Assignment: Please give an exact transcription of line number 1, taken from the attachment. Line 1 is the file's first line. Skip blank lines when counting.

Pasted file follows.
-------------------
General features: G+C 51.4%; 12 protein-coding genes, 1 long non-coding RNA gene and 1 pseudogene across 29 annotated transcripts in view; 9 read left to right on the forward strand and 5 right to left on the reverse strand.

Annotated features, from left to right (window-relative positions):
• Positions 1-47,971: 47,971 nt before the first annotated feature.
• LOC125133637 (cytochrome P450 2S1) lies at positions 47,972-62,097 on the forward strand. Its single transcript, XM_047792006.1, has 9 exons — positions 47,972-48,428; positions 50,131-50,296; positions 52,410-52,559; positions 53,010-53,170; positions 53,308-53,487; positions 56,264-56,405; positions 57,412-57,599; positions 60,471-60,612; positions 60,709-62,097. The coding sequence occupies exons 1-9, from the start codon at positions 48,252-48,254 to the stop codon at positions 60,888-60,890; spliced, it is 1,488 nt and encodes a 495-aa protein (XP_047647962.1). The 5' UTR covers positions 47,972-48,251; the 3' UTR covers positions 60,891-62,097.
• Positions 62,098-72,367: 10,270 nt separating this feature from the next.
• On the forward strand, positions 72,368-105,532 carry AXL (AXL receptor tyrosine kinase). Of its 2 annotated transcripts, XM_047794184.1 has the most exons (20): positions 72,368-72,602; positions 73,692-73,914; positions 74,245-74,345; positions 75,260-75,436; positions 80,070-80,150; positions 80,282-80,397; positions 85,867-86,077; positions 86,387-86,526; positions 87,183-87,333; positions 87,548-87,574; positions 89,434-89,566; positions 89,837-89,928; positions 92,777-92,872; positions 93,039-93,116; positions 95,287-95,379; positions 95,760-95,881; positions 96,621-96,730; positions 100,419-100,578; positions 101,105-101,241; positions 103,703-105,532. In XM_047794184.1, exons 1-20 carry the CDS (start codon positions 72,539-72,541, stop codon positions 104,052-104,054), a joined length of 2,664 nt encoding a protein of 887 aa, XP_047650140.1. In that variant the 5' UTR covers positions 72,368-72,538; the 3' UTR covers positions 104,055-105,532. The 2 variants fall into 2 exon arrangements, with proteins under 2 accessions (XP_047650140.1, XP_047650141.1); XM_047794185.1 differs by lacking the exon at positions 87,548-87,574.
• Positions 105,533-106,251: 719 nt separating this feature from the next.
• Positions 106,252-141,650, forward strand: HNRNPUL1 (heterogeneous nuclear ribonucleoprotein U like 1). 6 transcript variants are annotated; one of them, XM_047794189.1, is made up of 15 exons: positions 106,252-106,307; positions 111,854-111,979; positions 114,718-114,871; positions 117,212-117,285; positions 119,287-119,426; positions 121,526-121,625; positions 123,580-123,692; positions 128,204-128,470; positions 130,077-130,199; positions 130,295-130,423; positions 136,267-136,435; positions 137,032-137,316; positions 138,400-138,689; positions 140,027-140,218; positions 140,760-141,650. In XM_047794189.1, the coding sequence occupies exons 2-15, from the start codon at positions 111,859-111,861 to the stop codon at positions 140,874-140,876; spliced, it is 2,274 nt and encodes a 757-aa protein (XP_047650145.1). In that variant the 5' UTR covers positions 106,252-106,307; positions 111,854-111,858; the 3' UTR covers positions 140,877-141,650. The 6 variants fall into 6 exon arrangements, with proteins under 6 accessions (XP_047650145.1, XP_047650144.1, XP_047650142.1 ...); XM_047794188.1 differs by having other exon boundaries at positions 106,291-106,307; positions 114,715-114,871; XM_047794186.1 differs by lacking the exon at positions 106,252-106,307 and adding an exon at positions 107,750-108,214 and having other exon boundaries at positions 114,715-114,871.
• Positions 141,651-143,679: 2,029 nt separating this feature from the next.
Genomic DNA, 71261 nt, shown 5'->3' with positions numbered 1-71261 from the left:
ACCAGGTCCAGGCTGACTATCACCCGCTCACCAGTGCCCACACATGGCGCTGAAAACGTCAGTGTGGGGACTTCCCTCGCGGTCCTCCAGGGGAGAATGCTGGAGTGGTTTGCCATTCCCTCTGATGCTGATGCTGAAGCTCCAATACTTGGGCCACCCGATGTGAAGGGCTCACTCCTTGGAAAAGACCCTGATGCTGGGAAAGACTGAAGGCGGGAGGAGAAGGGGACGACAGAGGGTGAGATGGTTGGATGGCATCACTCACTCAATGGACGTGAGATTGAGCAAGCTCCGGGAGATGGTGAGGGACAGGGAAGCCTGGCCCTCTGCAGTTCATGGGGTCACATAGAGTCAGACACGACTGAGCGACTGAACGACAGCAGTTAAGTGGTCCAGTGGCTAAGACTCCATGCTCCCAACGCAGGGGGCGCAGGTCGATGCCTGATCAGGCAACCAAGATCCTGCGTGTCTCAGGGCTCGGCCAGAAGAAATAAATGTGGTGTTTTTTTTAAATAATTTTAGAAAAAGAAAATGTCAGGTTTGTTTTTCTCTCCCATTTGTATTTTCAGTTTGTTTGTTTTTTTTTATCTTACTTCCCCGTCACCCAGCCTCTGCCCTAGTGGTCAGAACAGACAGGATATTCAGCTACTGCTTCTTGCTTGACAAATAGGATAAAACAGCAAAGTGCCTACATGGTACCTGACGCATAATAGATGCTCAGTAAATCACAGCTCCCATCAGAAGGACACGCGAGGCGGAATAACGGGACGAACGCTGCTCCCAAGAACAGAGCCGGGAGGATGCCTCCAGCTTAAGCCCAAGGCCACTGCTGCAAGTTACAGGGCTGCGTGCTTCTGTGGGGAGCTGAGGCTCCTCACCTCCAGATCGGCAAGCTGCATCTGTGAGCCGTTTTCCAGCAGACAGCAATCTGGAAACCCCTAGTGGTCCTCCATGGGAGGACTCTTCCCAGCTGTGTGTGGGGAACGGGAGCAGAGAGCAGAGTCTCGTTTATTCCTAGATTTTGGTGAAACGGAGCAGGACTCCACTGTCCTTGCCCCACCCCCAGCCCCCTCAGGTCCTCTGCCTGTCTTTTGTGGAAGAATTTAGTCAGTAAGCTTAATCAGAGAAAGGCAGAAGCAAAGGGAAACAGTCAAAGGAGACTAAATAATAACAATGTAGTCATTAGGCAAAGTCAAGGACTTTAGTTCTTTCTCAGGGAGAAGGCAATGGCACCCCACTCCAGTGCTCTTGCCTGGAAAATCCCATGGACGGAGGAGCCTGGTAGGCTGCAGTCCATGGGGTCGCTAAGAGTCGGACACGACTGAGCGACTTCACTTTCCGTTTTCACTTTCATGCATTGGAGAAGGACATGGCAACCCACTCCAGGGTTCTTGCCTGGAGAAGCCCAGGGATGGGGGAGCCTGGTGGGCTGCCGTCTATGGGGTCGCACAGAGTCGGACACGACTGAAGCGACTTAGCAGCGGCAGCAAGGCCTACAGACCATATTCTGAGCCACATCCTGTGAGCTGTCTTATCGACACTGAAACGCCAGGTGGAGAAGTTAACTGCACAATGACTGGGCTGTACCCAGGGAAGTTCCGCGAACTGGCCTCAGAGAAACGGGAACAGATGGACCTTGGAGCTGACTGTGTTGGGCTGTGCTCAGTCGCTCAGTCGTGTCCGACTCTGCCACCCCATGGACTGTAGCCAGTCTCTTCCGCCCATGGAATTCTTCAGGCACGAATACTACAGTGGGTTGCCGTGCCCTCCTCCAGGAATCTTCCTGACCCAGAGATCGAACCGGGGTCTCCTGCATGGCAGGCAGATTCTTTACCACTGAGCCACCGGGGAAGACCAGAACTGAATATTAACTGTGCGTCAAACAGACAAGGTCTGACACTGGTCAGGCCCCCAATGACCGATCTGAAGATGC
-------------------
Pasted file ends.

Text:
General features: G+C 51.4%; 12 protein-coding genes, 1 long non-coding RNA gene and 1 pseudogene across 29 annotated transcripts in view; 9 read left to right on the forward strand and 5 right to left on the reverse strand.